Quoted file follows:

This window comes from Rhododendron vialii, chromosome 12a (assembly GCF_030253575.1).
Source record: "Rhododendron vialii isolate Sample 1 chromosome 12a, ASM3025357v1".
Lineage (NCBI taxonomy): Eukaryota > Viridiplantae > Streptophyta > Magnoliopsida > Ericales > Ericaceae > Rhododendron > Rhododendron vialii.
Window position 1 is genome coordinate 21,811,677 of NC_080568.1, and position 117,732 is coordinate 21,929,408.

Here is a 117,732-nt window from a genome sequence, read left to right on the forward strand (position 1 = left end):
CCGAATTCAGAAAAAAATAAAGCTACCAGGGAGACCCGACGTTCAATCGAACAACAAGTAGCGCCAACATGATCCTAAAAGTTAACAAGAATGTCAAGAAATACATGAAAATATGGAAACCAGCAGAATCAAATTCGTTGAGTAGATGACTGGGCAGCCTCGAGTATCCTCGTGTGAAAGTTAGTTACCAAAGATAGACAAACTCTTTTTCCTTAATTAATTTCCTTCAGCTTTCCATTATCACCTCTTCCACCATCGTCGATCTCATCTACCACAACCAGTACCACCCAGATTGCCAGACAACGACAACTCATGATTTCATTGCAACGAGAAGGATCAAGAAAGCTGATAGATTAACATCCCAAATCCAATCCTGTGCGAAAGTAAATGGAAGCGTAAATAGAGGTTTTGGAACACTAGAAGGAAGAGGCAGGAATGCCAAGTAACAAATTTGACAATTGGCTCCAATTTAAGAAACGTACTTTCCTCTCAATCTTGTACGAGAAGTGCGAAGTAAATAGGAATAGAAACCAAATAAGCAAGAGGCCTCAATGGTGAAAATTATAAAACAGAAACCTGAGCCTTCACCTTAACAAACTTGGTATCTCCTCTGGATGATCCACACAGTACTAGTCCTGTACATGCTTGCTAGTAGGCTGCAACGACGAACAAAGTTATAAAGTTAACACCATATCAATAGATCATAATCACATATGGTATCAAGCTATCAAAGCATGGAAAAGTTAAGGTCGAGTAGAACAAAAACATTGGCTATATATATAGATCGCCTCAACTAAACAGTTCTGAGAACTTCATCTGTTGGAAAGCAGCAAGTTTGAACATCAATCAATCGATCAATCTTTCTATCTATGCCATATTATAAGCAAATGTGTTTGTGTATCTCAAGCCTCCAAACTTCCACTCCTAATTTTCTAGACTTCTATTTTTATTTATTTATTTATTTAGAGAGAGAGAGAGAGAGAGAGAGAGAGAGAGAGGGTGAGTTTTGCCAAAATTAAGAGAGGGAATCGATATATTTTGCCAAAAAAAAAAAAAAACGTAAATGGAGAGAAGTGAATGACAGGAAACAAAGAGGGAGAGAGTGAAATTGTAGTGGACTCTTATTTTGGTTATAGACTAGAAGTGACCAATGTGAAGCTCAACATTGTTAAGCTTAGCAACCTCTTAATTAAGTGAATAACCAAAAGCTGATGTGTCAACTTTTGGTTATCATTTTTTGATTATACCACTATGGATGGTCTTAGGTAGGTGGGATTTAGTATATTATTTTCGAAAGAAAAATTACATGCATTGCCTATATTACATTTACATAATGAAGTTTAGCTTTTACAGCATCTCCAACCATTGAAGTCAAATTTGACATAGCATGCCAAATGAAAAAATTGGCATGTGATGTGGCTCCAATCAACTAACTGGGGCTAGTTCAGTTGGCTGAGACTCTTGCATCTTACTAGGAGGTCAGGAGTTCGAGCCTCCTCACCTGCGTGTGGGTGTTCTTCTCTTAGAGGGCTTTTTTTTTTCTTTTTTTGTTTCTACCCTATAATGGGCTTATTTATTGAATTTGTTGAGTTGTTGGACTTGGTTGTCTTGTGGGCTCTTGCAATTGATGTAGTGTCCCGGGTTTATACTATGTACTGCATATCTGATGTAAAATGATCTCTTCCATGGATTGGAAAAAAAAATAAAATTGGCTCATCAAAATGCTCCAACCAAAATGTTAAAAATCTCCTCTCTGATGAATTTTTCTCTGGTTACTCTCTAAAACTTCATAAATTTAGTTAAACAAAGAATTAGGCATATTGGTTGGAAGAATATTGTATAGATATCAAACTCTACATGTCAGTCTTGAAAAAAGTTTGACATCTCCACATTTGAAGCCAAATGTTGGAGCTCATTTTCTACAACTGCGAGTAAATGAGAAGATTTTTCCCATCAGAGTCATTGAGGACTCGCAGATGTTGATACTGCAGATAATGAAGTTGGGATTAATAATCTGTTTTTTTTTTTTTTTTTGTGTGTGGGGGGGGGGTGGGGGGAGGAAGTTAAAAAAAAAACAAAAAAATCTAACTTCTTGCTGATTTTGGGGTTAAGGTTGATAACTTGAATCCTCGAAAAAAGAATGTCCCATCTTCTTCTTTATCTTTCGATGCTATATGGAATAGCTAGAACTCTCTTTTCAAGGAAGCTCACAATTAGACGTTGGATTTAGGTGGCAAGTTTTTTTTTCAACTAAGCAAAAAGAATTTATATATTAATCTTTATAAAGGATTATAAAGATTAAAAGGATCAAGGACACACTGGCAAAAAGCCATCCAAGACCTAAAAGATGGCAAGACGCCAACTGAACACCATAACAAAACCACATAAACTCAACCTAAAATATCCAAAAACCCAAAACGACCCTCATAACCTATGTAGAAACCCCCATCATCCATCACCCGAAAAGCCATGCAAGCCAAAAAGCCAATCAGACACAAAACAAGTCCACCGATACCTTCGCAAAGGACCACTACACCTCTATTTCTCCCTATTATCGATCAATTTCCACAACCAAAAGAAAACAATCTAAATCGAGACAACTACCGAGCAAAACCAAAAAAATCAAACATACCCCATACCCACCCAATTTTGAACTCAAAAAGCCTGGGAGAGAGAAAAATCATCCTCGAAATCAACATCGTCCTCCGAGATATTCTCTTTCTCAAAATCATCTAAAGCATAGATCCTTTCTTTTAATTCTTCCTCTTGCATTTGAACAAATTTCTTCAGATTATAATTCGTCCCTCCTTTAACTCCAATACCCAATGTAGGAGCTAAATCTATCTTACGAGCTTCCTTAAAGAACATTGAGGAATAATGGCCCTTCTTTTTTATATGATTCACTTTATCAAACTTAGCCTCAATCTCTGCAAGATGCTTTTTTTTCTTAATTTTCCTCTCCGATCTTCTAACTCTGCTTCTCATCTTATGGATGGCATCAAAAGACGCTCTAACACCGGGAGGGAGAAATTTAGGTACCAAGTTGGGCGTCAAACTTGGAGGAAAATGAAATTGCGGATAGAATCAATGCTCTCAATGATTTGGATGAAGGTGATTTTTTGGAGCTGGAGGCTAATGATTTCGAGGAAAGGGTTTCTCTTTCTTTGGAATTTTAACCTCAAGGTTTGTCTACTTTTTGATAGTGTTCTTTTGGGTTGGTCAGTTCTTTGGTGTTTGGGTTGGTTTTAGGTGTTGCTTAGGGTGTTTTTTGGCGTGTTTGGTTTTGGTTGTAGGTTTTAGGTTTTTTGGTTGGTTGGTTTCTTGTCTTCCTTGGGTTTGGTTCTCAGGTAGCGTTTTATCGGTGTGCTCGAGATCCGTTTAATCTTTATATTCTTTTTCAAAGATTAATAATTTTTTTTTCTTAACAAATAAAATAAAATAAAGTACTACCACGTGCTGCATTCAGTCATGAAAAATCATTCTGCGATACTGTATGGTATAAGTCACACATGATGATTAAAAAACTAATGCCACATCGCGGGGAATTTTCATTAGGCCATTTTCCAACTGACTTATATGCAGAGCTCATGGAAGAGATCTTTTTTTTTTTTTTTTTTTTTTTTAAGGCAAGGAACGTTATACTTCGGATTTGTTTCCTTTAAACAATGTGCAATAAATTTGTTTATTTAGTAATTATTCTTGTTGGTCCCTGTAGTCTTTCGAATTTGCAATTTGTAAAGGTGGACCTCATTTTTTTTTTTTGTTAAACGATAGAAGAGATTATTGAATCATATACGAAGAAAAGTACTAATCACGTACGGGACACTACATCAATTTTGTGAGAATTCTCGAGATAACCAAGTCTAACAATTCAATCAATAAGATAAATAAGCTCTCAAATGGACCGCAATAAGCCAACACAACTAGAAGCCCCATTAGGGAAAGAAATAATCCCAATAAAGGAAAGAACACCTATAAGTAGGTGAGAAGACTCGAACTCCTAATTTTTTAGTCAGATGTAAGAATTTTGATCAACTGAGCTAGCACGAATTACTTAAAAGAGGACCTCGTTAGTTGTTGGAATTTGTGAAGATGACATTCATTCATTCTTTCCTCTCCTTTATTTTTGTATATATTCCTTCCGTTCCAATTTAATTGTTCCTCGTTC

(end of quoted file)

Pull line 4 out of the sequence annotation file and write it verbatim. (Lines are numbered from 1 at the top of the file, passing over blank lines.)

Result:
Window position 1 is genome coordinate 21,811,677 of NC_080568.1, and position 117,732 is coordinate 21,929,408.